The U.S. Administration presents a second obstacle to peace in the Middle East by providing financial aid to Israel without any conditions to promote the peace process, Khazmo said. He also criticized the U.S for refusing to recognize the PLO or the Palestinians’ right to self-determination.

The third obstacle, as Khazmo saw it, comes from the Arab camp, where the extremists “are looking at the peace activists and laughing,” he said.


Golan also addressed these issues, focusing on areas of agreement. “The major obstacles that we are facing are years and years of hostility, mutual distrust and fear on the part of both peoples that has created stereotypes nurtured and cultivated by both sides,” she said.

The continued occupation has led to the radicalization on both sides and “is corroding our values,” she said.

“The only alternative today I believe is partition — acceptance of the fact that there are two peoples with two claims to the land, two national identities, histories, two peoples . . . deserving their own rights and protection,” Golan said.

Any settlement must address Israel’s security needs and her right to exist, Golan said, as only this will mobilize support within Israel for a settlement. On the other side, the Palestinians’ rights to self-determination must also be recognized, he said.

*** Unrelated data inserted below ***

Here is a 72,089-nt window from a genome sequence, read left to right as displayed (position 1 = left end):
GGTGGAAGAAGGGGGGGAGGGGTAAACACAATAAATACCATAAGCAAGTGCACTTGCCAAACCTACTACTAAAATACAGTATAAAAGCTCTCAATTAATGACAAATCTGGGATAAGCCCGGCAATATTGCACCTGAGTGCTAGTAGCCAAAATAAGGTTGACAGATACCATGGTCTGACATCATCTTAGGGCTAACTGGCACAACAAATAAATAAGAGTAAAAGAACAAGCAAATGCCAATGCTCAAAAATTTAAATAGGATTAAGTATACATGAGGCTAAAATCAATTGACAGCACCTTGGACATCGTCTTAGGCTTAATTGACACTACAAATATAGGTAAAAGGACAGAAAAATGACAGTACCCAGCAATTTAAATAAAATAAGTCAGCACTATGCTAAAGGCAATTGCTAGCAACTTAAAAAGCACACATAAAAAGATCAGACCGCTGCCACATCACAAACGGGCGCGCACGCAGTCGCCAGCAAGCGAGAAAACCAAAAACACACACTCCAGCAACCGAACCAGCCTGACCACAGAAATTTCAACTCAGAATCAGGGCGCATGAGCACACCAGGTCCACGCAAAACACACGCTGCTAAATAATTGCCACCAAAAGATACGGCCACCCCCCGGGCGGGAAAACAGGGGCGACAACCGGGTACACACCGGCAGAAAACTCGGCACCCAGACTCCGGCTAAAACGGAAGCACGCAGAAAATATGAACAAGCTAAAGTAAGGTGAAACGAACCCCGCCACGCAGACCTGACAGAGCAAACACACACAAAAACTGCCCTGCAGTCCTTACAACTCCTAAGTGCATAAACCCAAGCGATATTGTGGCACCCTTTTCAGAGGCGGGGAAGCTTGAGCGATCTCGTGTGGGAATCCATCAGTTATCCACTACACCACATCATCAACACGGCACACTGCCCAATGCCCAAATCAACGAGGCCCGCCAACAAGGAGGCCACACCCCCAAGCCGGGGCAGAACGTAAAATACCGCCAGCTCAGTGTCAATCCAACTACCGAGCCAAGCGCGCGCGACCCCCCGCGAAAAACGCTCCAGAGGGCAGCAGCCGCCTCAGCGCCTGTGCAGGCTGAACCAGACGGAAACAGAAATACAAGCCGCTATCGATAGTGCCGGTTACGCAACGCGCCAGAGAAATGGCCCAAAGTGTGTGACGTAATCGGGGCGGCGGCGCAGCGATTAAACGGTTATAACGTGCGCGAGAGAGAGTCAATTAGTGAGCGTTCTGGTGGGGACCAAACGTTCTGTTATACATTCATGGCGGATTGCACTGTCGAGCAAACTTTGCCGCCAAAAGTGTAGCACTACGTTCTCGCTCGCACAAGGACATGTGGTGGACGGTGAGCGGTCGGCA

The Jordanians are not an appropriate partner in any peace settlement because the Palestinians see the PLO as their leadership, Golan said.

Golan suggested strengthening the moderates on both sides to demonstrate there are willing partners to peace negotiations. “The only alternative we are facing today is one of mutual destruction,” she said.


Margalit said he agreed with the view of MK Ezer Weizman (Labor) that “the road to peace goes through Cairo.” He recommended making the peace with Egypt more appealing to Israelis and to Palestinians and said Mubarak is a key figure because he is on good terms with the Palestinians.

Margalit supported a confederation of Jordan, Israel and a Palestinian “entity” in the territories as a solution to the conflict. But the process must begin by talking to each other, he said. ” Dialogue is necessary to destroy the dehumanization of the conflict” in which Israelis are racists and Palestinians are terrorists, he said.

When asked to offer a concrete vision of a peaceful settlement, both Seniora and Khazmo pointed to an independent Palestinian state in the West Bank. Seniora said, “The Palestinians have realized the need for a political option to lead to a solution.”

Golan said her model of peace was only: no threat of war and no fear. She said she would be happy if both parties would “sign on the dotted line that we are going to stop fighting each other.”

Following the presentations, Seniora told the JTA he believes the grassroots peace movement can have an effect. “In the absence of formal initiatives for peace in various governments, these kinds of meetings help keep the glimmer of hope going among various parties,” he said.

Next: Suggestions on how American citizens can promote Mideast peace.